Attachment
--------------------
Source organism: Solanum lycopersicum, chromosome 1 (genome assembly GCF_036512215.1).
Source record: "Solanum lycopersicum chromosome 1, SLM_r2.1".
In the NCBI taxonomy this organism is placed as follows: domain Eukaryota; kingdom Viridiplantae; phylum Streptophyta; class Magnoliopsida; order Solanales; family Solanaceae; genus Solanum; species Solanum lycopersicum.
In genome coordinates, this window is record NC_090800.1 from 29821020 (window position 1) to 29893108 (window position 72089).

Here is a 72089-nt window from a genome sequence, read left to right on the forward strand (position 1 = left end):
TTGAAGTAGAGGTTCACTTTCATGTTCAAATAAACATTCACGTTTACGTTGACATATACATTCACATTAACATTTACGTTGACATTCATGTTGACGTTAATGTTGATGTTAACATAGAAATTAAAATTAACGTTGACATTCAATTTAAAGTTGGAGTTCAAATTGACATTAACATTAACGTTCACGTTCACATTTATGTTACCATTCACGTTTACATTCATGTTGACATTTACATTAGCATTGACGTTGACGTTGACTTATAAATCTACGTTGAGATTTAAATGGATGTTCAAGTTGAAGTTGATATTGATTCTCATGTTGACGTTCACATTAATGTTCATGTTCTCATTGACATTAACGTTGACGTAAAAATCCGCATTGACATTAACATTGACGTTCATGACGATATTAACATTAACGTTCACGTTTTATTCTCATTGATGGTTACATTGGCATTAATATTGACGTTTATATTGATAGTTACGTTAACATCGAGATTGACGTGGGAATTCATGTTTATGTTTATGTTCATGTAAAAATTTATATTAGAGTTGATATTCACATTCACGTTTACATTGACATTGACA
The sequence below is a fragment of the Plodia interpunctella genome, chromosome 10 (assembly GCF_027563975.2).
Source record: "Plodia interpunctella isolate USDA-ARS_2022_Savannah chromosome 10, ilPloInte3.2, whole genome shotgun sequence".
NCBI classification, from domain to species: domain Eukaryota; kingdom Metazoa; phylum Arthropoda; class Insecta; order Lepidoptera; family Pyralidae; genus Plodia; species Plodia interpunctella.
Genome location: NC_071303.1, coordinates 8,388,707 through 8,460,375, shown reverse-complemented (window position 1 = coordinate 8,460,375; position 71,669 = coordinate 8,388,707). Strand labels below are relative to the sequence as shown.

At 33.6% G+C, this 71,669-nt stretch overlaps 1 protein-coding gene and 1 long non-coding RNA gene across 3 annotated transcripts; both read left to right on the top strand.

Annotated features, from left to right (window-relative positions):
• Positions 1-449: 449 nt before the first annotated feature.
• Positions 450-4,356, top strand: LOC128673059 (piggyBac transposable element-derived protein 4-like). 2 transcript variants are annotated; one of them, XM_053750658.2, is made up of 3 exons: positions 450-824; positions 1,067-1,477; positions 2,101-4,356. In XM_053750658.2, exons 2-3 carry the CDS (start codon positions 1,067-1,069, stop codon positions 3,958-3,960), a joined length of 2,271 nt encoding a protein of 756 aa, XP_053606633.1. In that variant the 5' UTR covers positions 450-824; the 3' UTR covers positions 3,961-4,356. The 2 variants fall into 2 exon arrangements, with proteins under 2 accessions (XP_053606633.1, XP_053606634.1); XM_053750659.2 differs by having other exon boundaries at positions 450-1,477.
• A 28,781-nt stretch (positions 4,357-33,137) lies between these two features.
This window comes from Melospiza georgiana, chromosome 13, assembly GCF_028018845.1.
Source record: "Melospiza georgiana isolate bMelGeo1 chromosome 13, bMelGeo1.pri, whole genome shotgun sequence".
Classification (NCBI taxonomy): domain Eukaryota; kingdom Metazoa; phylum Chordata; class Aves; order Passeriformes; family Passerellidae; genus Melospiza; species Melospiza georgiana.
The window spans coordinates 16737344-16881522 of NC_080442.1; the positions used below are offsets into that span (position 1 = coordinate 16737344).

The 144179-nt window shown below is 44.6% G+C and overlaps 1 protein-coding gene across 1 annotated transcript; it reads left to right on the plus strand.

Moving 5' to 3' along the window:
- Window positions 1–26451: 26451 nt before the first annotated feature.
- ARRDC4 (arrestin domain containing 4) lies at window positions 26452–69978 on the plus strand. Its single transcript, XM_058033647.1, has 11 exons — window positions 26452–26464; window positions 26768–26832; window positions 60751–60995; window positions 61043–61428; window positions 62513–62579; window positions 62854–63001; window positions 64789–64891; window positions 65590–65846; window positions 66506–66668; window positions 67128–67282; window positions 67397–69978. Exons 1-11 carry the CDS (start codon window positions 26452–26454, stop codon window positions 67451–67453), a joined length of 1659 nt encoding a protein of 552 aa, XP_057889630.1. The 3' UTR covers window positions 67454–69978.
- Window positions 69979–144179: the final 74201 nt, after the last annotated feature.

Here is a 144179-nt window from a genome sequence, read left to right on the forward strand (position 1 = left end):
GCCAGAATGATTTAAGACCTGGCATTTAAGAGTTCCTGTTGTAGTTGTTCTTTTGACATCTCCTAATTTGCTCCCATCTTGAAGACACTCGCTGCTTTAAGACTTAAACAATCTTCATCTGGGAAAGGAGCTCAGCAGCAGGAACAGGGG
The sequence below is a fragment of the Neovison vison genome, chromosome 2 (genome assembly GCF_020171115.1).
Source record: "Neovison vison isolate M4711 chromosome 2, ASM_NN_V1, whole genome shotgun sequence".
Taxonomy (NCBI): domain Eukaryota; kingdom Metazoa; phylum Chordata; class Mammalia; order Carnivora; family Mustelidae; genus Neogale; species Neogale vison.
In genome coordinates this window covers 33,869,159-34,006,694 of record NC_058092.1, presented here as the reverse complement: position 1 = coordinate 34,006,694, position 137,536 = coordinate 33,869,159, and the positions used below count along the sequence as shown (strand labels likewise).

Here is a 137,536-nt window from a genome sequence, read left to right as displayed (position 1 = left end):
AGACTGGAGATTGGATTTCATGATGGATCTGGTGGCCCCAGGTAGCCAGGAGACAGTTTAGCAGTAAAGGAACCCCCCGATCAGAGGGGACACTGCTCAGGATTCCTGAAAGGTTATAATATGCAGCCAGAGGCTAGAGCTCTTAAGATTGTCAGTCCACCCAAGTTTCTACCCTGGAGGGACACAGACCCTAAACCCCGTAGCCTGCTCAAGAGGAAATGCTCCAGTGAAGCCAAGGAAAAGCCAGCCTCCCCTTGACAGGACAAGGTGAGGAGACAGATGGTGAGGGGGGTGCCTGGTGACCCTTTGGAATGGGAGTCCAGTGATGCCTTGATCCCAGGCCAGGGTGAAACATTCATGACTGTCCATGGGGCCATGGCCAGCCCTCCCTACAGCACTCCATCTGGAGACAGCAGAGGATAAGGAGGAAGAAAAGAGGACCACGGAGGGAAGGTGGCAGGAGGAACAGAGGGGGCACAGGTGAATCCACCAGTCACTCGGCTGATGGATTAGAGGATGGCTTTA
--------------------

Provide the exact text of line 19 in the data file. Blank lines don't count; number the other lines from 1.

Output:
The window spans coordinates 16737344-16881522 of NC_080442.1; the positions used below are offsets into that span (position 1 = coordinate 16737344).